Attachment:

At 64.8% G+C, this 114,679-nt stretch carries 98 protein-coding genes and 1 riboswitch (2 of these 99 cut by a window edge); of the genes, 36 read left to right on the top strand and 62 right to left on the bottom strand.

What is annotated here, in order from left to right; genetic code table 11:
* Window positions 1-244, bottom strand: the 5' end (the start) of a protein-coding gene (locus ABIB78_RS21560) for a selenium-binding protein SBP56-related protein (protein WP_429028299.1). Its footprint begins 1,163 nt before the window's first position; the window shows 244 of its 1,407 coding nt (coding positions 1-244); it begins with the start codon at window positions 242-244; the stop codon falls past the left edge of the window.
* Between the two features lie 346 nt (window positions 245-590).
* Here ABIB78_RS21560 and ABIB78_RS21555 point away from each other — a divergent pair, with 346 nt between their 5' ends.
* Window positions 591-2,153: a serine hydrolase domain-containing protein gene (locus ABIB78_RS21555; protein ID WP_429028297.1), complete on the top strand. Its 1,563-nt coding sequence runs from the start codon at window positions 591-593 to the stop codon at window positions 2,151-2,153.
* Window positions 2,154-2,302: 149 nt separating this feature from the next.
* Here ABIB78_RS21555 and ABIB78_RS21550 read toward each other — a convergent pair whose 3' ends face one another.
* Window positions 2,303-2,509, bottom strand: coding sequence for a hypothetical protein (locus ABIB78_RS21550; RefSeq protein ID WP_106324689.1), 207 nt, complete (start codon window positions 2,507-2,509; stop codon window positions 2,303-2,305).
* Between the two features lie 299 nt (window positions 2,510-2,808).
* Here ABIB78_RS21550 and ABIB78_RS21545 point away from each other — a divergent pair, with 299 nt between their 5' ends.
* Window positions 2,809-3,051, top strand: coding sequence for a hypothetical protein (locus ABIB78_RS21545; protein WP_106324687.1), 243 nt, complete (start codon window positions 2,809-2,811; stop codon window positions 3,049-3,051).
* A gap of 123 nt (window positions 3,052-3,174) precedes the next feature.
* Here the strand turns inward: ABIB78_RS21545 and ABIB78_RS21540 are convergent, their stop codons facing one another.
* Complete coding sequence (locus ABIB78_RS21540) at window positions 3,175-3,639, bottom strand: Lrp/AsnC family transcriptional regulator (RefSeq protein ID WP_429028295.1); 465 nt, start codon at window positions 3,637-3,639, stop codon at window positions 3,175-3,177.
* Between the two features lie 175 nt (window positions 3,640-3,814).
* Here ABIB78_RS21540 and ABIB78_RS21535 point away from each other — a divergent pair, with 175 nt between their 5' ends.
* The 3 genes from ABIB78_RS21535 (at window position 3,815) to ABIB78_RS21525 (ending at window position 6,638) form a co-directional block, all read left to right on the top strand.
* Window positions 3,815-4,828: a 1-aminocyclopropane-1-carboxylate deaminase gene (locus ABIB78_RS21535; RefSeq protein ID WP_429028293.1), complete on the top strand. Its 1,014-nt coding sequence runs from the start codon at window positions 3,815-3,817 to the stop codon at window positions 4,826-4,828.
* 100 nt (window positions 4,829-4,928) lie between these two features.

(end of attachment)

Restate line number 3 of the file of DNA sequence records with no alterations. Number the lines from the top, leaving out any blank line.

* Window positions 1-244, bottom strand: the 5' end (the start) of a protein-coding gene (locus ABIB78_RS21560) for a selenium-binding protein SBP56-related protein (protein WP_429028299.1). Its footprint begins 1,163 nt before the window's first position; the window shows 244 of its 1,407 coding nt (coding positions 1-244); it begins with the start codon at window positions 242-244; the stop codon falls past the left edge of the window.